I'm still confused by what the intended meaning is here.
Is it "His pencils are ten in number" - that is "he has ten pencils"
"His pencils are ten (years old)"?
I think it's the former, but is the latter also a valid interpretation or not?
The normal English understanding of "His pencils are ten" would be referring to age, although it would be most unusual to say such a thing about pencils. Even if "His pencils are ten" is a grammatically correct translation, I think it might semantically be incorrect.
Edit: from what I've learnt since, I'm confident that the Bahasa here can refer only to quantity, not age - and thus the suggested "correct" answer is basically wrong.
As indonesian, i would also translate it to "his/her pencils are ten." because of its informality.
Iya, memang begitu....
That was the original translation.
But as you can see (look at the comments), people freak out when it's translated literally.
We've even received hate comments about this translation.
People are focused on the English side of the sentence, and not on the Indonesian sentence.
I think it's better to remove this sentence (and other sentences with a similar structure) from the course.
Anyway...sorry for the rant...and thank you for your understanding.
The suggested correct answer at the top of this comments thread seems to have updated to the correct English sentence now, so if that's the same when actually answering the question for real, then it should be fine now.
It doesn't need to be removed. It's actually quite important to include some sentences that don't just translate word-for-word so that we can understand how the words are used differently. Ideally, though, those sorts of sentences would be better off being slightly delayed so we fully learn the basic structure first before having to deal with the things that don't translate quite as literally. I'm sure from a native Indonesian speaker's perspective, this is a simple sentence, but as an English speaker learning Bahasa, sentences where the verb has to be implied is a bit more advanced and should be saved for later (if that's possible within the way Duolingo works?)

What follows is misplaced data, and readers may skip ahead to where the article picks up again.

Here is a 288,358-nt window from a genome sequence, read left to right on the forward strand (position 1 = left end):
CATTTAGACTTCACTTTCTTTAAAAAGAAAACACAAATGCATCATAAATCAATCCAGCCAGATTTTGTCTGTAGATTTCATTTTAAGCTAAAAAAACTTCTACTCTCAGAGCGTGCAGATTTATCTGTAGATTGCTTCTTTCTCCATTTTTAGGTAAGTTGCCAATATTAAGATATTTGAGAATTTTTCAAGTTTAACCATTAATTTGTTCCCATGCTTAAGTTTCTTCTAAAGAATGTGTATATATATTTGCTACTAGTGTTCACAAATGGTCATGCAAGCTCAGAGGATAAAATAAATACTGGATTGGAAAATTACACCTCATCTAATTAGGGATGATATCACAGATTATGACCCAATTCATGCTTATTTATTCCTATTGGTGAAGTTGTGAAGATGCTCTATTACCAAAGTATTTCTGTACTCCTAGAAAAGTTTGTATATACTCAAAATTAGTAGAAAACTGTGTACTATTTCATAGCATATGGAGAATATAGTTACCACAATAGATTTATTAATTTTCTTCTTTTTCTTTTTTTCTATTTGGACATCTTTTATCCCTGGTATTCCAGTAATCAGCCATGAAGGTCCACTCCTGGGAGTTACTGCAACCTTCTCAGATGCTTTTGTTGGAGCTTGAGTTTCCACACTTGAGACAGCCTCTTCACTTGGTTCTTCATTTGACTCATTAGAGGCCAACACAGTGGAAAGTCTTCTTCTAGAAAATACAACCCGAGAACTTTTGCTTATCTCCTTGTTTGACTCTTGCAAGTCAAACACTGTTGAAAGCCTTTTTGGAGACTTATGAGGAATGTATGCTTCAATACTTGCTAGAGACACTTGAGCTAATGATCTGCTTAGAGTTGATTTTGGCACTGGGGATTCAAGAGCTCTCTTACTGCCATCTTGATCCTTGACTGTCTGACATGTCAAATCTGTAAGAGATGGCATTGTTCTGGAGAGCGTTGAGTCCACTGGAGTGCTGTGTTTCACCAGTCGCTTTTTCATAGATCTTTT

I'm confused in the discussion people say it's wrong, google translate says its wrong, does this mean the whole sentence in Indonesian is also wrong, because it translates to "pencils he is ten", is it perhaps supposed to be "dia punya sepuluh pensil" to match the English sentence ? Please help I'm confused
How about translating it as "Your cats are twenty in number"? If you answer to the question "How old are you?" you can answer "I'm twenty" without always saying "years old"... so it would just feel like you have to write the full sentence out in English while in Indonesian you didn't... I understand that this structure IS used and even popular in Indonesian, so I don't have a problem in teaching it, and I can understand that the contributors didn't want to simply translate to "You have 20 cats", because that would be "Kamu punya dua puluh kucing"... but with the translation of "Your cats are twenty in number" you would have your cake and you could eat it, too! What do you guys think?